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Aireon Alert Launched at Shannon

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  • 09-07-2019 1:17pm
    #1
    Registered Users Posts: 2,252 ✭✭✭


    A new satellite-based air traffic surveillance system - the first of its kind in the world - which will accurately pinpoint the location of any aircraft in distress, has been launched at the Irish Aviation Authority's control centre at Ballygirreen near Shannon in Co Clare.

    The new 'Aireon Alert' technology is the first global aircraft tracking service providing real time aircraft visibility anywhere in the world.

    https://www.rte.ie/news/regional/2019/0709/1060947-aireon-alert-shannon/


Comments

  • Registered Users Posts: 7,148 ✭✭✭plodder


    Presumably this system will make wild goose chases like the MH370 search a thing of the past. It seems that airlines, rescue agencies etc will be able to call the IAA centre in Clare any time and provide the details of a missing flight; the IAA will look it up on their system and provide the last known location. Quite a coup for the IAA to be at the centre of it.

    It seems to be based on the Iridium satellite system, which I did some work on, many years ago, in a previous job.

    https://aireonalert.com/

    https://en.wikipedia.org/wiki/Aireon


  • Registered Users Posts: 189 ✭✭FreshCoffee


    Seems to be based on ADS-B transmissions from the aircraft. According to this BBC article it would not have helped with MH370 as the ADS-B transmissions were (deliberately?) lost when the aircraft vanished.

    https://www.bbc.com/news/business-39637974


  • Registered Users Posts: 7,148 ✭✭✭plodder


    Just speculating but apparently, the system (will) support a form of Wide area multi-lateration such that even without all the ADS-B data, aircraft can still be located so long as aircraft identity is being sent. Which sounds like the same kind of data that Inmarsat tried to make use of with MH370. So, I guess it depends on whether ADS-B (or related system) is always sending something, even when switched off deliberately.


  • Closed Accounts Posts: 624 ✭✭✭arccosh


    plodder wrote: »
    It seems to be based on the Iridium satellite system, which I did some work on, many years ago, in a previous job.

    https://aireonalert.com/

    https://en.wikipedia.org/wiki/Aireon


    Same idea as Iridium years ago, but a newer constillation, better connectivity and higher throughput. Shouldn't go bust and need to be saved like it's predecessor.
    plodder wrote: »
    Just speculating but apparently, the system (will) support a form of Wide area multi-lateration such that even without all the ADS-B data, aircraft can still be located so long as aircraft identity is being sent. Which sounds like the same kind of data that Inmarsat tried to make use of with MH370. So, I guess it depends on whether ADS-B (or related system) is always sending something, even when switched off deliberately.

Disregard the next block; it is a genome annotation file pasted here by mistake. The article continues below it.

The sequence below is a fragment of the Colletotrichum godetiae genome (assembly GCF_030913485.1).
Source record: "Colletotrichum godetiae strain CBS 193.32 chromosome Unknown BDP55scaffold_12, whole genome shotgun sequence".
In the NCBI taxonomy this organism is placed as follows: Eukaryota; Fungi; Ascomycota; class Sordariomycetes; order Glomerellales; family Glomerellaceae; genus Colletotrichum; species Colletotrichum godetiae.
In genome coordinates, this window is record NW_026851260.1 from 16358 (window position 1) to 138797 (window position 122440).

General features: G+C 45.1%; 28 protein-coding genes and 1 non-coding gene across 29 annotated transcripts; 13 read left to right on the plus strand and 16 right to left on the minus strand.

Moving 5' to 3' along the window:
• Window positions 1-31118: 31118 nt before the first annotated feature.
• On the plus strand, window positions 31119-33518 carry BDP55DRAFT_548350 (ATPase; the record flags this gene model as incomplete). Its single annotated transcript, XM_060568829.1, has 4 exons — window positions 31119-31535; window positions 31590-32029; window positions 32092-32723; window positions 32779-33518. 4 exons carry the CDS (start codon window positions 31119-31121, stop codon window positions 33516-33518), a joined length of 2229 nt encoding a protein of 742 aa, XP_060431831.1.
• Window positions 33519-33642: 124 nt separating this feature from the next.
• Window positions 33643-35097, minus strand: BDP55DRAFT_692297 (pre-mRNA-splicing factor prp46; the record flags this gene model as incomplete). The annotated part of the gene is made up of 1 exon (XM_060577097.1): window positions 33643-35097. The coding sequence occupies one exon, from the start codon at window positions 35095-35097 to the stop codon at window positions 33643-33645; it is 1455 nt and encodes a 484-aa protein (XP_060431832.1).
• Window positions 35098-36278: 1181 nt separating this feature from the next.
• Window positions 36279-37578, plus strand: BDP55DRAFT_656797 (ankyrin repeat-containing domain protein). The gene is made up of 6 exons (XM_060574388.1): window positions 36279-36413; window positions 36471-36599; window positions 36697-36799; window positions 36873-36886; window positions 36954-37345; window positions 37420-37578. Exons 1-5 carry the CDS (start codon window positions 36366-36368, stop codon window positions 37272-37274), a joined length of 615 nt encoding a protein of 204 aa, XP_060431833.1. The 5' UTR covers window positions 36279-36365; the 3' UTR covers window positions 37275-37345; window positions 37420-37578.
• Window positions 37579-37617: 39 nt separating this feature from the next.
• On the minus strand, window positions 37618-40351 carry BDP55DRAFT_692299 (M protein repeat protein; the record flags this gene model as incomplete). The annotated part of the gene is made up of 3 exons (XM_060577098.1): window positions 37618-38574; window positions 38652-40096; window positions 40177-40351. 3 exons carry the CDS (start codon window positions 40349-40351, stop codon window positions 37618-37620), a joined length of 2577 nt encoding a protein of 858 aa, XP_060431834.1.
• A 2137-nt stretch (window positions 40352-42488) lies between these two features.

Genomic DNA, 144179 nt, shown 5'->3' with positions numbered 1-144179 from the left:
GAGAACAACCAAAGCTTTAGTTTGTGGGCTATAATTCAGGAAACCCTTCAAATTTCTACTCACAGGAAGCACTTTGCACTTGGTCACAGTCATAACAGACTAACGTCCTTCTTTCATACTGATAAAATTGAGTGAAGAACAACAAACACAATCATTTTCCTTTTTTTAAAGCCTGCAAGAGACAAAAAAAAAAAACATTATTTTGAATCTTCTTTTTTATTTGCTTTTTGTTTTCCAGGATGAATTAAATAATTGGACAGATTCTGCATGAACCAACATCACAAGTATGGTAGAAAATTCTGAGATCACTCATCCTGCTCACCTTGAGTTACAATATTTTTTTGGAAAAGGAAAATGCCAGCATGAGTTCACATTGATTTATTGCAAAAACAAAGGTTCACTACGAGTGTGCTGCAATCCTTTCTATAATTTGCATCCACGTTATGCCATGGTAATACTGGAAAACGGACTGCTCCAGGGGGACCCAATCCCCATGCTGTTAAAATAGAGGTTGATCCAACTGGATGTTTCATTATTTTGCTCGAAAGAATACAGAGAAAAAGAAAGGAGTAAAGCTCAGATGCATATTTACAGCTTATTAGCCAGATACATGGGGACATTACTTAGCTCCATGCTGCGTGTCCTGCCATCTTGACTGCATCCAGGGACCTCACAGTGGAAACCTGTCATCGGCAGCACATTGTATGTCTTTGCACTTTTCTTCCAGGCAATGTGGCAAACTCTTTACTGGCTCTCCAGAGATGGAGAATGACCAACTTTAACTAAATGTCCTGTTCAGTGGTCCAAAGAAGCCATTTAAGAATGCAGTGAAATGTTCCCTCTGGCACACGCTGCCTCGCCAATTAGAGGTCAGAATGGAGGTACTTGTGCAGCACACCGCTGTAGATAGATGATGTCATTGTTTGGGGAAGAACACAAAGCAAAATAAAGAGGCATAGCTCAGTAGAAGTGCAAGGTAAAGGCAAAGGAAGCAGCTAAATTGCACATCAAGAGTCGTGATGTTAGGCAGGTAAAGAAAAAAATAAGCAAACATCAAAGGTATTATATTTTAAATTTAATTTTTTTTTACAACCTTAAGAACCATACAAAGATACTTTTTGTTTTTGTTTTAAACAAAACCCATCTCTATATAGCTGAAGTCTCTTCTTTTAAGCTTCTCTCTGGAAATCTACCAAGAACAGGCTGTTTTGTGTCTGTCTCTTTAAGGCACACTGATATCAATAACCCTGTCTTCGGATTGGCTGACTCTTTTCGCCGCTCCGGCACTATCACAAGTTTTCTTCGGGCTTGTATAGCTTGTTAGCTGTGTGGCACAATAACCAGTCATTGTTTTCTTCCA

The system design would inherently make this possible, if an ADSB message is received by 2 satellitles, they could corrolate receive time stamps, do the math and come up with a location. As it's low earth orbit also (LEO is continuosly moving around the earth) the foot print is smaller and hence search area is smaller to begin with. Even with one satellite you could take a sample of the satellite location, time stamp and signal strenght to come up with a rather close area of interest (even closer if you could corrolate with other satellites).



    This is similar to what was done with MH370, but as that was from a geostationary satellelite (stays in one place and I'm not sure if it was also picked up from a secondary satellite) but its satellite foot print stretches from 81 degrees north to 81 degrees south (pretty much Arctic to Antarctic), so even though they were come up with a "curve of interest", that curve was massive.



    Then if you add in fuel on board, general direction of travel and speed, that's how they came up with the area of interest in the Indian ocean.


  • Registered Users Posts: 7,148 ✭✭✭plodder


    arccosh wrote: »
    Same idea as Iridium years ago, but a newer constillation, better connectivity and higher throughput. Shouldn't go bust and need to be saved like it's predecessor.
    Indeed. The original Iridium used the GSM signalling protocols and the (Irish) company I worked for then, was quite big in that space. So, we got the gig for one or two important components of the telecom side of it. The problem was, Iridium was conceived long before mobile phone roaming really took off because the technical standards of terrestrial networks varied too much around the world, and their business model was partly an (expensive) solution to that roaming problem.

    Ironically, it was GSM that began to solve the roaming problem in a much more economic way through convergence of technical standards and the ability of handsets to switch between the different systems more easily. Iridium was then stuck with these ancient looking clunky handsets and a very expensive service that few people wanted. After they were rescued and minus the massive debt burden, they were able to target the system at much more niche applications where global coverage was the critical feature more than roaming per-se.


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